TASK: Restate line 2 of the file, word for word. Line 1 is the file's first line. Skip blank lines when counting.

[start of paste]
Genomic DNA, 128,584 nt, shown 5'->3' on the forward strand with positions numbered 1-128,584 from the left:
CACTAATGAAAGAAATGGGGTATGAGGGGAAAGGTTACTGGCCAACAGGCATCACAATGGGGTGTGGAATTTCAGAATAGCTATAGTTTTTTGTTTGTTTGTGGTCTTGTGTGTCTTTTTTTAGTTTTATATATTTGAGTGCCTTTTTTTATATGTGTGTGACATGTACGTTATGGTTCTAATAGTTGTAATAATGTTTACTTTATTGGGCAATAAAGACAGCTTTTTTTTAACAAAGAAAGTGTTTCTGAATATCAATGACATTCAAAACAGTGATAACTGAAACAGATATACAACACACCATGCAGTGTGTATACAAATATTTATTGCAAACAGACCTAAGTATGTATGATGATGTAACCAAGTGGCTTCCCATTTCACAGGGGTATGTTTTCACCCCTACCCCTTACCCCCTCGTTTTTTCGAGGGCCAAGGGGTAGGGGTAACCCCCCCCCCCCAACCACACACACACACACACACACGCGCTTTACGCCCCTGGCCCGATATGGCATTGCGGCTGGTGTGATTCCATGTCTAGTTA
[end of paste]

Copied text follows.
CACTAATGAAAGAAATGGGGTATGAGGGGAAAGGTTACTGGCCAACAGGCATCACAATGGGGTGTGGAATTTCAGAATAGCTATAGTTTTTTGTTTGTTTGTGGTCTTGTGTGTCTTTTTTTAGTTTTATATATTTGAGTGCCTTTTTTTATATGTGTGTGACATGTACGTTATGGTTCTAATAGTTGTAATAATGTTTACTTTATTGGGCAATAAAGACAGCTTTTTTTTAACAAAGAAAGTGTTTCTGAATATCAATGACATTCAAAACAGTGATAACTGAAACAGATATACAACACACCATGCAGTGTGTATACAAATATTTATTGCAAACAGACCTAAGTATGTATGATGATGTAACCAAGTGGCTTCCCATTTCACAGGGGTATGTTTTCACCCCTACCCCTTACCCCCTCGTTTTTTCGAGGGCCAAGGGGTAGGGGTAACCCCCCCCCCCCAACCACACACACACACACACACACGCGCTTTACGCCCCTGGCCCGATATGGCATTGCGGCTGGTGTGATTCCATGTCTAGTTA